Today's Javascript, from an outsider's perspective

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Today I tried to help a friend who is a great computer scientist, but not a JS person use a JS module he found on Github. Since for the past 6 years my day job is doing usability research & teaching at MIT, I couldn’t help but cringe at the slog that this was. Lo and behold, a pile of unnecessary error conditions, cryptic errors, and lack of proper feedback. And I don’t feel I did a good job communicating the frustration he went through in the one hour or so until he gave up.

It went a bit like this…

Note: N_ames of packages and people have been changed to protect their identity. I’ve also omitted a few issues he faced that were too specific to the package at hand. Some of the errors are reconstructed from memory, so let me know if I got anything wrong!_

John: Hey, I want to try out this algorithm I found on Github, it says to use import functionName from packageName and then call functionName(arguments). Seems simple enough! I don’t really need a UI, so I’m gonna use Node!

Lea: Sure, Node seems appropriate for this!

John runs npm install packageName --save as recommended by the package’s README John runs node index.js


Warning: To load an ES module, set “type”: “module” in the package.json or use the .mjs extension. SyntaxError: Cannot use import statement outside a module

John: But I don’t have a package.json… Lea: Run npm init, it will generate it for you!

John runs npm init, goes through the wizard, adds type: "module" manually to the generated package.json. John runs node index.js


SyntaxError: Cannot use import statement outside a module

Oddly, the error was thrown from an internal module of the project this time. WAT?!

Lea: Ok, screw this, just run it in a browser, it’s an ES6 module and it’s just a pure JS algorithm that doesn’t use any Node APIs, it should work.

John makes a simple index.html with a <script type="module" src="index.js"> John loads index.html in a browser

Nothing in the console. Nada. Crickets. 🦗

Lea: Oh, you need to adjust your module path to import packageName. Node does special stuff to resolve based on node_modules, now you’re in a browser you need to specify an explicit path yourself.

John looks, at his filesystem, but there was no node_modules directory.

Lea: Oh, you ran npm install before you had a package.json, that’s probably it! Try it again!

John runs npm install packageName --save again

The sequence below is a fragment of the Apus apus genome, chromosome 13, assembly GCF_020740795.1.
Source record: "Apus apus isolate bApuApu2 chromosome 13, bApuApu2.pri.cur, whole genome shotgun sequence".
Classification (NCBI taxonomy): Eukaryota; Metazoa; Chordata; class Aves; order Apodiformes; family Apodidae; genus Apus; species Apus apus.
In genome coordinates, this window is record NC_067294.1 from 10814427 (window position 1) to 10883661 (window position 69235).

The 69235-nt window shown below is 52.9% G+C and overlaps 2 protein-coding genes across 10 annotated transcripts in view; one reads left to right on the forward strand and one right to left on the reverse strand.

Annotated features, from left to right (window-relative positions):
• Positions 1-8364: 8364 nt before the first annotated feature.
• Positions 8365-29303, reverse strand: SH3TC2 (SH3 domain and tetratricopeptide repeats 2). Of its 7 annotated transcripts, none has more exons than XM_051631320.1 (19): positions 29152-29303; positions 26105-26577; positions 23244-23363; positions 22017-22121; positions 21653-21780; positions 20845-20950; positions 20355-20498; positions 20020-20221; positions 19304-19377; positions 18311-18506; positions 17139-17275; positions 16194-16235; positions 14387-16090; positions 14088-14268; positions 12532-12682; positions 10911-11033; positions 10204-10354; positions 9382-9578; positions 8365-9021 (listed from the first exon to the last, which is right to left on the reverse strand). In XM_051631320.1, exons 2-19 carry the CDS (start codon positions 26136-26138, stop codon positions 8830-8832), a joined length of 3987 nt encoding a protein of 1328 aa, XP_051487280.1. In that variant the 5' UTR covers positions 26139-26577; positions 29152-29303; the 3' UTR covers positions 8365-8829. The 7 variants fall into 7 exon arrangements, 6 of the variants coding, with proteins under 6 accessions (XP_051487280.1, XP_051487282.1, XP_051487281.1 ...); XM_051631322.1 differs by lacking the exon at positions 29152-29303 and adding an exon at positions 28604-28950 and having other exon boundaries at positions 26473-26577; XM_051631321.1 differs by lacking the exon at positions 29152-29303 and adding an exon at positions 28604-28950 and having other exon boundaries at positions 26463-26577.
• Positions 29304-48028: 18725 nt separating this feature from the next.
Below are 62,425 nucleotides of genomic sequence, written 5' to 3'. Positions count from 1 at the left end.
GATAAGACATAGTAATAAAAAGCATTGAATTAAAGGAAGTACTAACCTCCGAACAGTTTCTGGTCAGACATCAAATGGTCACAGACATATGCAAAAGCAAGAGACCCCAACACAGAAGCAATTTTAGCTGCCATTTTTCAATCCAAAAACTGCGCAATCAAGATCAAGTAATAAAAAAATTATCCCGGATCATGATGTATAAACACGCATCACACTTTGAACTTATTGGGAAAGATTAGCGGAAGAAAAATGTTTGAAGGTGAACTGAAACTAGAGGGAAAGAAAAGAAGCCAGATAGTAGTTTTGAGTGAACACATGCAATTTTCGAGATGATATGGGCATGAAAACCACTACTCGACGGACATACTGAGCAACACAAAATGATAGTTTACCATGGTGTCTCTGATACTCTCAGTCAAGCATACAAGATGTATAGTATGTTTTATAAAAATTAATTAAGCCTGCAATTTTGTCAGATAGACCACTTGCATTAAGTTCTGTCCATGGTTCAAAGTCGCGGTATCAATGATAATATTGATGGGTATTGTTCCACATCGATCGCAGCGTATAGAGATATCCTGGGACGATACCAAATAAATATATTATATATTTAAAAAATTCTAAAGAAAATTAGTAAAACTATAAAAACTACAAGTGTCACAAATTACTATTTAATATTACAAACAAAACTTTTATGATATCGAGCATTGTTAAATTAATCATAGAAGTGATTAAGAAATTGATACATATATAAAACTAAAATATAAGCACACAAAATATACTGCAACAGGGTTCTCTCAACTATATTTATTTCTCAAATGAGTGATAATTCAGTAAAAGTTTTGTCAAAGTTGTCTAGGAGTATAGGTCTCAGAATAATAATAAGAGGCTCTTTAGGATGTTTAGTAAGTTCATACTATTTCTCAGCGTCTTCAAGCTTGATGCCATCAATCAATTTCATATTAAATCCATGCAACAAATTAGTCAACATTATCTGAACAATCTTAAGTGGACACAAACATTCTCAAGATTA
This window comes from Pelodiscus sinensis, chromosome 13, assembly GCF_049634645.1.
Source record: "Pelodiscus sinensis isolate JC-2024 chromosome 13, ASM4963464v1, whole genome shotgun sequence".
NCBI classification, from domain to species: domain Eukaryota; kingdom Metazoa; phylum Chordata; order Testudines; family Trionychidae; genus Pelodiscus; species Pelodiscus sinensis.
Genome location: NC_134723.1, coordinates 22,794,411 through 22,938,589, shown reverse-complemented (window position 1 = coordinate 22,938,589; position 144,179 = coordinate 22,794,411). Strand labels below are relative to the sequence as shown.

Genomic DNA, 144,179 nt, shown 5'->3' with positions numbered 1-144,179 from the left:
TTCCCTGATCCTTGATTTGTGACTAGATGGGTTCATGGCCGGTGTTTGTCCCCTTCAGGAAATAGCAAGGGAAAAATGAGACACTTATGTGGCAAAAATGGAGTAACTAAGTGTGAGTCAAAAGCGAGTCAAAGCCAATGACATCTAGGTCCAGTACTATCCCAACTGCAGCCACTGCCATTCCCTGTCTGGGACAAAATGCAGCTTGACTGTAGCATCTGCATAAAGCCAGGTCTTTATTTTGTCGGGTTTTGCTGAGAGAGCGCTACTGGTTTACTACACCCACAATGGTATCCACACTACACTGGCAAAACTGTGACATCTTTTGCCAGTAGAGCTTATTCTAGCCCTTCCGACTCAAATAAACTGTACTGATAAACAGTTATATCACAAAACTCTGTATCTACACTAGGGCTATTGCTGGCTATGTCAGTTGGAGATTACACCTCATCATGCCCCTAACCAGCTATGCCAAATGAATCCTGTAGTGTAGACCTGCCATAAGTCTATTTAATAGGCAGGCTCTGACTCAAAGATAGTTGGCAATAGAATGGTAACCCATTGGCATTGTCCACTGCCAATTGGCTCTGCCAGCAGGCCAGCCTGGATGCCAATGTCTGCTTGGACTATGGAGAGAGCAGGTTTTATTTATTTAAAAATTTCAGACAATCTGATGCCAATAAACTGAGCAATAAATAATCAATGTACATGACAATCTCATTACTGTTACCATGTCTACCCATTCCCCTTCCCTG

John: Oh yeah, there is a node_modules now!

John desperately looks in node_modules to find the entry point John edits his index.js accordingly, reloads index.html


Incorrect MIME type: text/html

Lea: Oh, you’re in file://! Dude, what are you doing these days without a localhost? Javascript is severely restricted in file:// today.

John: But why do I… ok fine, I’m going to start a localhost.

John starts localhost, visits his index.html under http://localhost:80


Incorrect MIME type: text/html

John: Sigh. Do I need to configure my localhost to serve JS files with a text/javascript MIME type? Lea: What? No! It knows this. Um… look at the Networks tab, I suspect it can’t find your module, so it’s returning an HTML page for the 404, then it complains because the MIME type of the error page is not text/javascript.

Looks at node_modules again, corrects path. Turns out VS Code collapses folders with only 1 subfolder, which is why we hadn’t noticed.

FWIW I do think this is a good usability improvement on VS Code’s behalf, it improves efficiency, but they need to make it more visible that this is what has happened.


SyntaxError: missing ) after formal parameters

Lea: What? That’s coming from the package source, it’s not your fault. I don’t understand… can we look at this line?

John clicks at line throwing the error

Lea: Oh my goodness. This is not Javascript, it’s Typescript!! With a .js extension!! John: I just wanted to run one line of code to test this algorithm… 😭😭😭

John gives up. Concludes never to touch Node, npm, or ES6 modules with a barge pole.

The End.

Note that John is a computer scientist that knows a fair bit about the Web: He had Node & npm installed, he knew what MIME types are, he could start a localhost when needed. What hope do actual novices have?